Sen.Perry, school administrators discuss school violence

Sen. Perry, school administrators discuss school violence

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LUBBOCK, Texas -

Administrators are working all summer to make sure when students walk the school halls they'll feel safe this August.

Several superintendents from area districts are swapping notes about the myth and facts surrounding school violence. The collaborative effort is to prevent becoming the next victim of school violence. 

Superintendents from Lubbock Cooper, Frenship ISD and Lubbock ISD all gave presentations on what is working for each of their respective districts. The forum at Indiana Baptist Church was hosted by Willow Bend Mortgage. Former educator Fred Hardin organized the discussion in response to the Santa Fe shooting.

"The big thing is the open dialogue," Hardin said. "I mean I think the fact that we laid it out on the table that this is an issue that everyone in our community is concerned about, but it's hard to do in isolation." 

Lubbock Cooper ISD is the second fastest-growing district in the state. As a result, Superintendent Keith Bryant said it has been working on boosting up security.

"Over the past several years, our district has placed at least one police officer in every campus all day long so we have that happening," Bryant said. "The second thing that we've done is we have taken a very, very, interpersonal approach to students."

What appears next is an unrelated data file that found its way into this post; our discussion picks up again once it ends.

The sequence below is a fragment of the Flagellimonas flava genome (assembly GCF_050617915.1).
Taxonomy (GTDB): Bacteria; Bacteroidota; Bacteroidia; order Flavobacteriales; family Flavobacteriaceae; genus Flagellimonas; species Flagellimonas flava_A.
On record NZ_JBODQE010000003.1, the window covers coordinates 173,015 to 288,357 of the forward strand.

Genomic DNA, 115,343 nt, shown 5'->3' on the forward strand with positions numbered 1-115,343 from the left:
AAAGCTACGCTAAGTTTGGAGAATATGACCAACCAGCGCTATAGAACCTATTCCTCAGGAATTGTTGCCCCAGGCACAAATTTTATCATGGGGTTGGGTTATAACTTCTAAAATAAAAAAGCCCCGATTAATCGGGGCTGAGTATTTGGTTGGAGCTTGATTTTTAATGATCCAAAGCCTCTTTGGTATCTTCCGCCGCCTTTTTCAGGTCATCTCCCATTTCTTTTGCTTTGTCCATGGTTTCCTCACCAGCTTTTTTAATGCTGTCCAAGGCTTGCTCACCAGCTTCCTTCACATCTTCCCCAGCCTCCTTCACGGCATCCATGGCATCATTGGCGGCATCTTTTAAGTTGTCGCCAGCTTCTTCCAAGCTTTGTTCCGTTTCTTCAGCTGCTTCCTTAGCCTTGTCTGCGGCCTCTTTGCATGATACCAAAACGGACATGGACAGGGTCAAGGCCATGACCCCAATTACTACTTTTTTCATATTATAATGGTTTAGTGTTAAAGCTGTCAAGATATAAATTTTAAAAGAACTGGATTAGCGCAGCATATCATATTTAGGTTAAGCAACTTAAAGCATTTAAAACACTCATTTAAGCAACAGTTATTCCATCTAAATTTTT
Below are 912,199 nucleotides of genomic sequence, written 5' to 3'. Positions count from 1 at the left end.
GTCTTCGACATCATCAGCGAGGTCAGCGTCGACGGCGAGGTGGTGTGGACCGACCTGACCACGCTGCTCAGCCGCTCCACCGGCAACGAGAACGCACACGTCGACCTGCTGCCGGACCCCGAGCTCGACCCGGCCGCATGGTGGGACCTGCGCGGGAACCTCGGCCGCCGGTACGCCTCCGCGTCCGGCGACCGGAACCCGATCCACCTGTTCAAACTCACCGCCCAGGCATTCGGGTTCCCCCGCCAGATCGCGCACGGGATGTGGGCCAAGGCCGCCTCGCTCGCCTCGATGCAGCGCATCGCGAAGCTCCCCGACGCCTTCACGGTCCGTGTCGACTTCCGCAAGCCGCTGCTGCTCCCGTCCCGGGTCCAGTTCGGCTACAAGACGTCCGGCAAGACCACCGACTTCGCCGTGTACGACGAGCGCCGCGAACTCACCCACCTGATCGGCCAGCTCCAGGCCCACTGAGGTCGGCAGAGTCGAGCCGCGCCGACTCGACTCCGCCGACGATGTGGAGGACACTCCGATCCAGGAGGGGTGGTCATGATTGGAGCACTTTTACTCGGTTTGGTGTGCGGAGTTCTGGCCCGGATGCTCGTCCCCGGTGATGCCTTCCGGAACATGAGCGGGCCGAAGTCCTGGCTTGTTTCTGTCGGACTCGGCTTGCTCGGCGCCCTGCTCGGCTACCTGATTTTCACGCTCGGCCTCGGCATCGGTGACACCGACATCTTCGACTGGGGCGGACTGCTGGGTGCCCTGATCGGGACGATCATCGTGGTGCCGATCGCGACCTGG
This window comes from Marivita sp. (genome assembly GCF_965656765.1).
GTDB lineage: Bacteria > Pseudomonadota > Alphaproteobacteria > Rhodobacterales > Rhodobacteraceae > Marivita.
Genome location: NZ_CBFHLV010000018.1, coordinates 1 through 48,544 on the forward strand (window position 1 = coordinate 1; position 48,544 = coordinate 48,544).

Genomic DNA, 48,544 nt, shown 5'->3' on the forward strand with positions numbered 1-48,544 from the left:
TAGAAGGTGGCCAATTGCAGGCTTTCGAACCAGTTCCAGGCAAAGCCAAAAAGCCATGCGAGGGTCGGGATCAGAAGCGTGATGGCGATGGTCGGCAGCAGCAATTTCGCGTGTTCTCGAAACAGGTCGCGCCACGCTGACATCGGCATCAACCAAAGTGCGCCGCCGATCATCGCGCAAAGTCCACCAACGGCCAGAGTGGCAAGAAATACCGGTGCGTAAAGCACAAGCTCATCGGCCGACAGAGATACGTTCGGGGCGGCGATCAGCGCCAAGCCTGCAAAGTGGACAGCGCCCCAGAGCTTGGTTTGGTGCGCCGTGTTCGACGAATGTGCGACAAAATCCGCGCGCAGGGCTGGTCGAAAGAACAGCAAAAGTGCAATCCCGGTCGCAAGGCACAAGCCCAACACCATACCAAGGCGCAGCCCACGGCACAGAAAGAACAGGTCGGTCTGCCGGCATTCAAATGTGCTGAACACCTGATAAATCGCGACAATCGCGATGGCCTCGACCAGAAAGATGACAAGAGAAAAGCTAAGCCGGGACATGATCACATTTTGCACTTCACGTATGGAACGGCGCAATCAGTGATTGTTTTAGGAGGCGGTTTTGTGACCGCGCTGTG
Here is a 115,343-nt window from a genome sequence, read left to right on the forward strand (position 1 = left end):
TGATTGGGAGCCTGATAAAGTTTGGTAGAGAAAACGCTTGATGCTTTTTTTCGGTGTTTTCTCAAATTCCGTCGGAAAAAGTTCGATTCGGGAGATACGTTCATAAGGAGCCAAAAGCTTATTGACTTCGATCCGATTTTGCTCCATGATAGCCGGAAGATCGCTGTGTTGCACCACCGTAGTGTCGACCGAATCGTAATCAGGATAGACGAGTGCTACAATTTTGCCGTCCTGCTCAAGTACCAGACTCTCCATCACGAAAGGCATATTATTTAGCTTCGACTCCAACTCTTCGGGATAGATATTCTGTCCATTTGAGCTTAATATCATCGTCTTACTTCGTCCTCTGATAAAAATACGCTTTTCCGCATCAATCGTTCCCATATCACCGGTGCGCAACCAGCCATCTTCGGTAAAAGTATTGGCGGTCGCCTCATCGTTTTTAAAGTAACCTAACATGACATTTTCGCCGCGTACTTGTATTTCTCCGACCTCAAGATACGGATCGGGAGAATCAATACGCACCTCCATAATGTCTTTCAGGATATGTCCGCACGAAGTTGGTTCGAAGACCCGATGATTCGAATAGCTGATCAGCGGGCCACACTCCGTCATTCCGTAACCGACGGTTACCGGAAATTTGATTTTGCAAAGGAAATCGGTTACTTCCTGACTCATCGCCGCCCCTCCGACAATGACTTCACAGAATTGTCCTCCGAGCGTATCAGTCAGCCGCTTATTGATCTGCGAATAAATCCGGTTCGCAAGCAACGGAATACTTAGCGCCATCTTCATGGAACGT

Bryant said it has implemented behavioral profile training for staff. Teachers and counselors are to pay attention what students do and focus on unpredictable behaviors. The district also has a mentor program tailored to at-risk kids. 

 At Frenship ISD, Superintendent Michelle McCord said it has added cameras, secure entrances and Lubbock Police and Wolfforth PD patrol. 

"I think a big part of our success is not because of anything we're doing that any other districts are not doing," McCord said "I think one of the key elements of success is just the relationships that you have with your parents, your community, collaborating."

Kathy Rollo with Lubbock ISD said while cameras and police presence is already in place, there are new programs the district is taking part in. 

"We put a lot of new things in this summer with regard to training, protocols that we're using," Rollo said."We've done a facility audit so we know what our facility needs our to make our schools safer."

For those dated facilities, the district will ask for a bond election to fund security updates from a structural standpoint. While it is costly, the district said it is important to do everything it can to protect students. Lubbock ISD Board of Trustees President Zach Brady said if a bond package is presented to voters, it would be structured to not increase the property tax rate. 

Senator Charles Perry said there is $110 million set aside for school safety statewide. 

"Our obligation as a state is to make sure that money is effectively spent and not just thrown out there to create a false sense of security that we did something," Perry said. 

With on-going testimonies in the state capitol, he said it is a work in progress.  

"There's an element of due-process and how you capture those people into the system without violating their rights and creating unnecessary angst in a group that didn't deserve to be in there," Perry said. 

"Are we 100 percent safe? no. Can we do better? absolutely," Kathy Rollo said. "I can promise our parents that schools will be safer moving into this next school year than this past school year." 

All three districts utilize TWITR, the Texas Tech program, Governor Abbot champions as a tool to reach students who are in need of mental health assistance. 

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